Best Ultrabook 2017: we guide you through how to choose a thin and light notebook, then list our best-buy portable computers starting at around £500
What is an Ultrabook?
An Ultrabook is a term that was invented by Intel, although it’s now a common vernacular for any thin and light ultraportable laptop. Such laptops are what most of us desire to own, offering power in a chassis that’s light enough to carry around everywhere. For the purposes of this guide, we’ve limited it to thin and light Windows 10 laptops, since MacBooks and MacBook Pros fall into their own unique category.
The marvels of miniaturisation don’t come particularly cheap, however. So while you can pick up a traditional laptop from £200, prices for Ultrabooks start at around £500. Typically speaking, the more expensive laptops offer smaller cases, higher-resolution displays and better build quality, rather than more power.
Spending between £500 and £600 will buy you a 14-inch model, weighing around 1.5kg; you won’t get the premium build quality of more expensive models. At this price, Ultrabooks will be light enough for occasional travels, but those who are on the move more often will want something lighter still.
For this, you’ll need to spend around £800 to £1000. Typically, these Ultrabooks will weigh closer to 1kg have a 13.3-inch screen. Expect a Full HD model at this kind of price.
Spend upwards of £1000 and you’re heading into premium territory. Expect high-quality metal cases, weights of around 1kg to 1.3kg, and much higher-resolution displays.
Are Ultrabooks powerful enough?
Thanks to Intel’s increasingly efficient range of processors, Ultrabooks are home to the same range of mobile processors as most other notebooks. As such, you can expect performance from an Ultrabook to be just as good as that seen from a larger laptop, showing that these computers can cope with most tasks. The one caveat is that some desktop replacement laptops use the more powerful ‘HQ’ or ‘H’ processors, such as the Core i7-7920HQ. These are considerably more powerful, but you have to sacrifice portability to get this level of performance.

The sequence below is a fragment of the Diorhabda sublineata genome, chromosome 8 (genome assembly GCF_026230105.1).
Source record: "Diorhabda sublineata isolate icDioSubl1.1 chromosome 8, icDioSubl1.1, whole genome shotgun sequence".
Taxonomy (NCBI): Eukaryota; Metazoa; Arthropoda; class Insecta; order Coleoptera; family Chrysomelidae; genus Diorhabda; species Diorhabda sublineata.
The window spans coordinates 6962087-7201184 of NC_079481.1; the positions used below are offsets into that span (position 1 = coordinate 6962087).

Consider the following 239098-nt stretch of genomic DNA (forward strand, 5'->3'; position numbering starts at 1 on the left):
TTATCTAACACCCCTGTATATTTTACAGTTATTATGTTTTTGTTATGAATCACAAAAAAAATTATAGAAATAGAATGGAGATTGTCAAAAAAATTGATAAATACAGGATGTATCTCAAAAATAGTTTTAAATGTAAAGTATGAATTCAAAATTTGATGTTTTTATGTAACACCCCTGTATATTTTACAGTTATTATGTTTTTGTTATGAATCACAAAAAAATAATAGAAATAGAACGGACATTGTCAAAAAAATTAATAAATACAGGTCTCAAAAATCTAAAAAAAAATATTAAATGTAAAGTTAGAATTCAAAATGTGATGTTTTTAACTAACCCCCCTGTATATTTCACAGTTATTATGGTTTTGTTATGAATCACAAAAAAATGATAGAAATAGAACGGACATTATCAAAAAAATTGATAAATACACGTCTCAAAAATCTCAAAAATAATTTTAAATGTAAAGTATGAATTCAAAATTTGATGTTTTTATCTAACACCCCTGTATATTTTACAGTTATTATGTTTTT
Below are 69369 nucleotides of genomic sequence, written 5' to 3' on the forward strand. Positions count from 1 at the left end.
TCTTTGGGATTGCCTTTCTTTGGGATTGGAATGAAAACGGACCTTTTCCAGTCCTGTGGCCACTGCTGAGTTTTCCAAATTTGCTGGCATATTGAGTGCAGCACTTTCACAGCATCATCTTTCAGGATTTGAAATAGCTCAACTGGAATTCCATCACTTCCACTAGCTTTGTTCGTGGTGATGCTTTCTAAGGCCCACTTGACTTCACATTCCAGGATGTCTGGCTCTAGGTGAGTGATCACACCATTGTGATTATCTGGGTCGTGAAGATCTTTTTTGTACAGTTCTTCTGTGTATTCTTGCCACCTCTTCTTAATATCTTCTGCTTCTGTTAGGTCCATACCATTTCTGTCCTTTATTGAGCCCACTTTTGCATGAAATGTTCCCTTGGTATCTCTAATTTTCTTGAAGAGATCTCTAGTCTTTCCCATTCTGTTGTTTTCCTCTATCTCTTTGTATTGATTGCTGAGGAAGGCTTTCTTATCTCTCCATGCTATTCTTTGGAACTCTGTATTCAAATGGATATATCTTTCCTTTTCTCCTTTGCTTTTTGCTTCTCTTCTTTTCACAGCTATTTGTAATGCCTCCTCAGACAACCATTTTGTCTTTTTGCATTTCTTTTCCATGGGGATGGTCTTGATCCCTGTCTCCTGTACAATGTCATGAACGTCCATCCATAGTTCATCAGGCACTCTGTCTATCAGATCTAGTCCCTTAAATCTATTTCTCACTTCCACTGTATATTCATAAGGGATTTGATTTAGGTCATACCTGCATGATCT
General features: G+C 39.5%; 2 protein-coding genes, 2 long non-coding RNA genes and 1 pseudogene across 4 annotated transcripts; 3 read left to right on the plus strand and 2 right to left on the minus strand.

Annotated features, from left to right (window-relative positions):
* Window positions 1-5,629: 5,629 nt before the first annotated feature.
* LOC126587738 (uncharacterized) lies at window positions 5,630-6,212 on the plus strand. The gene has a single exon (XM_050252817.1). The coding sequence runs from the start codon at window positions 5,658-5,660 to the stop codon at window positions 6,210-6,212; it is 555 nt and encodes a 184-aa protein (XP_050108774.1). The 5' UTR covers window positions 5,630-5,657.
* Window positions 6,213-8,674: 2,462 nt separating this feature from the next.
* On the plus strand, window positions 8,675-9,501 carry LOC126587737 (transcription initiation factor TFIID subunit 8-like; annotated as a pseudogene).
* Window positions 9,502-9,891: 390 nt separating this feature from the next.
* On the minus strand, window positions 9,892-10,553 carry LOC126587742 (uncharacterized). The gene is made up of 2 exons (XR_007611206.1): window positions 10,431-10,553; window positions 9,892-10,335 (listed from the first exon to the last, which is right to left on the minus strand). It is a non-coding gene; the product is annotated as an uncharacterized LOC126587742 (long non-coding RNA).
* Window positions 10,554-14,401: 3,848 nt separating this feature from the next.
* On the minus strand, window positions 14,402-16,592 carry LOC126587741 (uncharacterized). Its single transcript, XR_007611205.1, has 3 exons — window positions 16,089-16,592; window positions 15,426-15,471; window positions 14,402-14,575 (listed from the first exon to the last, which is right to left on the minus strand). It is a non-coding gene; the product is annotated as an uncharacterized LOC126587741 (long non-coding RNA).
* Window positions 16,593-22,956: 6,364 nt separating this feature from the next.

The one thing that you usually have to sacrifice when buying an Ultrabook is gaming performance. Thanks to their small cases, they physically lack enough room to fit in a discrete gaming chip. If games are your thing, you’ll need a dedicated gaming laptop instead.
How much battery life is enough?
Given the small size of Ultrabooks, it’s likely that you’ll often be using one away from a power socket. Battery life is incredibly important, then, and it’s worth getting a computer that can last a typical working day away from a wall socket. We put all of our laptops through rigorous battery tests. Any laptop that lasts seven hours should see you through a real working day – but for those who are on the move for much of the day, a model lasting ten hours or above will serve your needs better.
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Microsoft Surface Laptop
4 of 7
- Intel Core i5 (reviewed) or i7-U processors
- 4-16GB RAM
- 128-512GB SSD
- Intel HD 620 or Iris 640
- 13.5-inch, 2256 x 1504-pixel touch screen
- Weight: 1.25kg
- Tested battery life: About 8 hours
- Review price: £1249
The Surface Laptop starts at just £979, and is even less if you’re a student in the UK. You won’t find such good build quality for that price, and for that reason it’s very impressive.
The alcantara keyboard tray might divide opinion, but the full metal chassis and lid is impressive considering how little this laptop weighs. Performance is good, too, especially if you opt for the top-end Core i7 model that tops out at a massive 4GHz and benefits from faster Intel Iris graphics.
Battery life is good, too, we reckon you could snag a full day’s working out of it with conservative use. The screen is among the best of any laptop on this list as well.
You get Windows 10 S as standard, which is quite limiting, but great for security and privacy. However, most people will probably want to upgrade to Windows 10 Pro, and you can do so for free until the end of 2017.
The Dell XPS 13 remains our champ, due to its wider range of ports, slightly lighter weight and faster SSD, but the Surface Laptop is very close behind, and for some might be the ideal choice.